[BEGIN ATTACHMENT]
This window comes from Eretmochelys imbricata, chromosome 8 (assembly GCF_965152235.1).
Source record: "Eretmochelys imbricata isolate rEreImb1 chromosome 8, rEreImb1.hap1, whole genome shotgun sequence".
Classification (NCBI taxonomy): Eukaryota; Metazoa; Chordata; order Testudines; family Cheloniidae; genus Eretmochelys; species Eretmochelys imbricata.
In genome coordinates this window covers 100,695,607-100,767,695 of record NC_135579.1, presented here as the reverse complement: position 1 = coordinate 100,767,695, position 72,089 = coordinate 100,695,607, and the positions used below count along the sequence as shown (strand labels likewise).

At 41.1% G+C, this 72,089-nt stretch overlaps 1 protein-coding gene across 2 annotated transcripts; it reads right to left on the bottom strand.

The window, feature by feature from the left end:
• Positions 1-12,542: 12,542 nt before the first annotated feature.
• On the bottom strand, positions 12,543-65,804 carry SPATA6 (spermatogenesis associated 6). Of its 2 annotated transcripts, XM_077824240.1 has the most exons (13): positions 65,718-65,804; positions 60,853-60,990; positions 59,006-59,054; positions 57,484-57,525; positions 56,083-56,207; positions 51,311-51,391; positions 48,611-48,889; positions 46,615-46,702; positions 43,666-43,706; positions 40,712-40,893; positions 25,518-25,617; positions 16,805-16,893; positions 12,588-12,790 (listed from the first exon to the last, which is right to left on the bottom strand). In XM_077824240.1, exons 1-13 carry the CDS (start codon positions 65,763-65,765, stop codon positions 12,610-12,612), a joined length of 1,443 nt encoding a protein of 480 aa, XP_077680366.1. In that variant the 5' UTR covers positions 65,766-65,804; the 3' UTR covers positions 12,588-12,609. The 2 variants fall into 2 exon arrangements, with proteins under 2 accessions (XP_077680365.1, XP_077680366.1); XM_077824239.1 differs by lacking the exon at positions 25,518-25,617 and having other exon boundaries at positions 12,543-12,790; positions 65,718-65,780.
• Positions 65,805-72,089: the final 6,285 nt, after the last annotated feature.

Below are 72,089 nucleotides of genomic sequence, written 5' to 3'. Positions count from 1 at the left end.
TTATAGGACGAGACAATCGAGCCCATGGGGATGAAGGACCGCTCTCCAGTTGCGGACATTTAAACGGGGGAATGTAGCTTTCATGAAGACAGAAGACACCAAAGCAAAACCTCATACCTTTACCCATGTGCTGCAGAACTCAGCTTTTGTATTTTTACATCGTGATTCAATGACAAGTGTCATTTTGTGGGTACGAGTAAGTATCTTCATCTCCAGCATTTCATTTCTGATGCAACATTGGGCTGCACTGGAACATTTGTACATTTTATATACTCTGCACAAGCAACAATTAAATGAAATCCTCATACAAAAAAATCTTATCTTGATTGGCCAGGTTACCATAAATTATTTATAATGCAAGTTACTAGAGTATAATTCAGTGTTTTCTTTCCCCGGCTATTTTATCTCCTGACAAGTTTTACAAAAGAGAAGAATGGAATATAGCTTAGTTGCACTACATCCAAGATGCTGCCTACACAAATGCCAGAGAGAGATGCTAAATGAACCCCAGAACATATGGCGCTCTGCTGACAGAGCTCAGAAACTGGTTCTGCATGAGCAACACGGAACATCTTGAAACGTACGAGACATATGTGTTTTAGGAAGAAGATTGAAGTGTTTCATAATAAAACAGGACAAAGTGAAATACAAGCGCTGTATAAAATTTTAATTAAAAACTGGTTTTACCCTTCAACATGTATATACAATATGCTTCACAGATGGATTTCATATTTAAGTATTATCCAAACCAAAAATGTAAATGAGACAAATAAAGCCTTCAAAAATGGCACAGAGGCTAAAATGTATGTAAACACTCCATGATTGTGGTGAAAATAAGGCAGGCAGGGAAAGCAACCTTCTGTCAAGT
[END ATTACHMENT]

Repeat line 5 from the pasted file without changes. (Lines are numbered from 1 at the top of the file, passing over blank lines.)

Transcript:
At 41.1% G+C, this 72,089-nt stretch overlaps 1 protein-coding gene across 2 annotated transcripts; it reads right to left on the bottom strand.